apprentice 2014 The Forge Clinic Jerome BoisardThe Forge Clinic is an active member of the Richmond Borough Chamber of Commerce. As such we have been exploring our options to support local apprenticeship. Our lack of available space made it impossible to recruit an additional admin staff. We were about to abandon the idea when one of our patient, working at Vision Workforce Skills, specialised in helping businesses to get apprentices on board, told us that we could get an apprenticeship for an existing staff member. This is how we managed to reach our goal to get an apprentice, and to benefit from a teaching fitting our needs for internal evolution. How can it get any better than that! For more details, read below what Apprentice Makers has to say about The Forge Clinic:

apprenticemakers The Forge ClinicNot every apprentice is a new employee. For some, an Apprenticeship is the next step with an existing employer. This was the case at The Forge Clinic. Established in 1995, the clinic offers therapies such osteopathy, physiotherapy, chiropractic massage and acupuncture. The bulk of the business’s work is related to physical problems caused by manual work.

Receptionist Victoria Baars was given the opportunity to undertake an Apprenticeship – the business’s first. Osteopath and owner Jerome Boisard talked us through how the Apprenticeship came about: “What we did is a bit counter-intuitive in that we didn’t take an apprentice on. We discovered that one of our receptionists was eligible to enter into an Apprenticeship scheme.”

For Jerome and The Forge Clinic, Victoria was someone who had already proven she had the right sort of attitude, common sense and ‘people person’ skills required in a front of house role. However, the Apprenticeship was the opportunity to take these a step further: “The Apprenticeship has allowed us to formalise Victoria’s role. Basically, she’d demonstrated a lot of management skills and the scope of her job was growing. So for us it seemed the perfect time and the perfect mix of academic qualifications and on-the-job experience. Our objective is that once Victoria has finished the Apprenticeship she will take on the duties of a clinic manager. It’s also a way for her to progress in her career.”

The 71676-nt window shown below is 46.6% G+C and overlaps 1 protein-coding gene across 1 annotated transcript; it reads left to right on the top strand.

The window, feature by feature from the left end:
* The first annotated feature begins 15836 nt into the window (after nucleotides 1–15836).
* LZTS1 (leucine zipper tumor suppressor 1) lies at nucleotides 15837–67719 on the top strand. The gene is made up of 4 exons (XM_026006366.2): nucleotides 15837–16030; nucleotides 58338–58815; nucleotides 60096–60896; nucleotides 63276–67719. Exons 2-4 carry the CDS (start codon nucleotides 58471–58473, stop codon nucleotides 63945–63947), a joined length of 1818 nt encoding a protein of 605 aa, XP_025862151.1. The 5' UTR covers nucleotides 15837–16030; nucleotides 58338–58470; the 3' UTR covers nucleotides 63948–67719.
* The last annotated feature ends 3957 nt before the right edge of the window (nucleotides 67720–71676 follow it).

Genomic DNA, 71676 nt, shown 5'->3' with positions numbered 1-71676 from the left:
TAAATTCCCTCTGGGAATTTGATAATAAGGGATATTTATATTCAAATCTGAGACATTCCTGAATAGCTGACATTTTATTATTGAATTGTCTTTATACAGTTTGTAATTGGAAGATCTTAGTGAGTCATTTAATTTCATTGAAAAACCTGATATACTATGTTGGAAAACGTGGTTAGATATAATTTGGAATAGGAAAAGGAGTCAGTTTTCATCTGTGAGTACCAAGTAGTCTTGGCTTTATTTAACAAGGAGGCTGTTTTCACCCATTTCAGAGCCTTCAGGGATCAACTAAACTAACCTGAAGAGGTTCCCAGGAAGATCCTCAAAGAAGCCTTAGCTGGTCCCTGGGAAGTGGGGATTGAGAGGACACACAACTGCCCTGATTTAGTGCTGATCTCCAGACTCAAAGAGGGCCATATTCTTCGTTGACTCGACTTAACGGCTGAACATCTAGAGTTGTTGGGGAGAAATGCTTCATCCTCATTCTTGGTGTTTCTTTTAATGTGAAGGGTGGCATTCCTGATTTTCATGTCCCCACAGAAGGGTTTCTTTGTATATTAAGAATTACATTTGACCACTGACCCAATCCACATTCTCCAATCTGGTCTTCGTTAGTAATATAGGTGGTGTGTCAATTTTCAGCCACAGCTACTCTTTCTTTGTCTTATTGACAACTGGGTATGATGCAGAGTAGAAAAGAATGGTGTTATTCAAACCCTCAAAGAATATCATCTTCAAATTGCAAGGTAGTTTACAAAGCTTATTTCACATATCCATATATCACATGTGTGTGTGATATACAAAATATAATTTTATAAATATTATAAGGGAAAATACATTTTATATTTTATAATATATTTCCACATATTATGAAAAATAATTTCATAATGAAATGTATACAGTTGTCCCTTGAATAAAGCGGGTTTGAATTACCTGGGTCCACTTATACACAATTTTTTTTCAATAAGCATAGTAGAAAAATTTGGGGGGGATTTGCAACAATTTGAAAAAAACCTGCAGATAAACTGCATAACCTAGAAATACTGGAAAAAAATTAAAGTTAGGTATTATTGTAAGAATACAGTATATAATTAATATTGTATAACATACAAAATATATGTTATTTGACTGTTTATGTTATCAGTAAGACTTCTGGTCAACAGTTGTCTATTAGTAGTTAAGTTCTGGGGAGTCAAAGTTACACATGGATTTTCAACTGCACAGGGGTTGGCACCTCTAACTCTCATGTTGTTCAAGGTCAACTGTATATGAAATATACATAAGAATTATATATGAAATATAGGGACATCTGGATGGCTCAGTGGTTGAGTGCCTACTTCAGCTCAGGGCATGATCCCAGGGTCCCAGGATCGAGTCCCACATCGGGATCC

Jerome is an active member of his local Chamber of Commerce and has connected with other businesses in preparation for running the Apprenticeship. “I’ve met with business people to talk about Apprenticeships – businesses have been making quite a lot of noise on the subject recently. I’ve also been researching Apprenticeships because my son is 16 and he’s looking into them too! Apprenticeships are very interesting from a small business’s point of view because they let you test someone during the learning process and they also allow the apprentice to understand what the business needs. That means that the young person can spend their time acquiring skills related to what that particular business does.”

Through the Chamber of Commerce, Jerome has spoken to many small business owners and he understands their reservations when it comes to Apprenticeships: “To be honest, when I chat to businesses, people are not looking at the £1500 Apprenticeship grant. It’s more about ‘convince me I need to get someone on board who isn’t qualified.’ They’re thinking about the dynamic of their team and how having an apprentice will impact on the way things work. The basic thing I hear people say is ‘I am going to take a boy or girl into my business, they have never worked, they are young, where am I going to fit them in?’“

As Jerome explains however, these fears are often unfounded and small businesses have much to gain from Apprenticeship schemes: “I think it’s a great move. That’s why I’m happy to promote it as much as possible and challenge the image of a teenager who doesn’t know where to sit or what to do – that’s just false! These are young, talented people who are very willing to work and very honoured to have the opportunity to prove to what they’re worth.”